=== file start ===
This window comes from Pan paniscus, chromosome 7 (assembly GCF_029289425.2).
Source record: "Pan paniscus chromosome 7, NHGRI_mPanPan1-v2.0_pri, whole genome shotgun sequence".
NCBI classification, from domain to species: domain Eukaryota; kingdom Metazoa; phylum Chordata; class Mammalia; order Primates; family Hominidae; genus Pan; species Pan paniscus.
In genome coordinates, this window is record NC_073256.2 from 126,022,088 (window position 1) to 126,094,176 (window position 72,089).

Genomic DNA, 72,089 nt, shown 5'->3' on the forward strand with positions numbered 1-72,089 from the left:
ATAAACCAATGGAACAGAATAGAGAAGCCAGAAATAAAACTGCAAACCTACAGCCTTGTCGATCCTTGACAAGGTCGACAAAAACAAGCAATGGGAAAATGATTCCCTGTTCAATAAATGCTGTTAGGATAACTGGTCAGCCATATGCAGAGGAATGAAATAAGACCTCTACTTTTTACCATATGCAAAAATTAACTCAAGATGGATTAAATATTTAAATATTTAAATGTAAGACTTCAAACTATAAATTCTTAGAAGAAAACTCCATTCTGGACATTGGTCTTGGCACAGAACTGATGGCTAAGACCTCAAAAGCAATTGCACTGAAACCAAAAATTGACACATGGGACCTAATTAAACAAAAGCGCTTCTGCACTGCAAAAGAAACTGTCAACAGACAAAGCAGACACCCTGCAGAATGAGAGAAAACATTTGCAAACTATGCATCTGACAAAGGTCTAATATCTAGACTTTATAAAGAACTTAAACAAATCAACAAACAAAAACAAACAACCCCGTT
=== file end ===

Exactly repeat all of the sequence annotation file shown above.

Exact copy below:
This window comes from Pan paniscus, chromosome 7 (assembly GCF_029289425.2).
Source record: "Pan paniscus chromosome 7, NHGRI_mPanPan1-v2.0_pri, whole genome shotgun sequence".
NCBI classification, from domain to species: domain Eukaryota; kingdom Metazoa; phylum Chordata; class Mammalia; order Primates; family Hominidae; genus Pan; species Pan paniscus.
In genome coordinates, this window is record NC_073256.2 from 126,022,088 (window position 1) to 126,094,176 (window position 72,089).

Genomic DNA, 72,089 nt, shown 5'->3' on the forward strand with positions numbered 1-72,089 from the left:
ATAAACCAATGGAACAGAATAGAGAAGCCAGAAATAAAACTGCAAACCTACAGCCTTGTCGATCCTTGACAAGGTCGACAAAAACAAGCAATGGGAAAATGATTCCCTGTTCAATAAATGCTGTTAGGATAACTGGTCAGCCATATGCAGAGGAATGAAATAAGACCTCTACTTTTTACCATATGCAAAAATTAACTCAAGATGGATTAAATATTTAAATATTTAAATGTAAGACTTCAAACTATAAATTCTTAGAAGAAAACTCCATTCTGGACATTGGTCTTGGCACAGAACTGATGGCTAAGACCTCAAAAGCAATTGCACTGAAACCAAAAATTGACACATGGGACCTAATTAAACAAAAGCGCTTCTGCACTGCAAAAGAAACTGTCAACAGACAAAGCAGACACCCTGCAGAATGAGAGAAAACATTTGCAAACTATGCATCTGACAAAGGTCTAATATCTAGACTTTATAAAGAACTTAAACAAATCAACAAACAAAAACAAACAACCCCGTT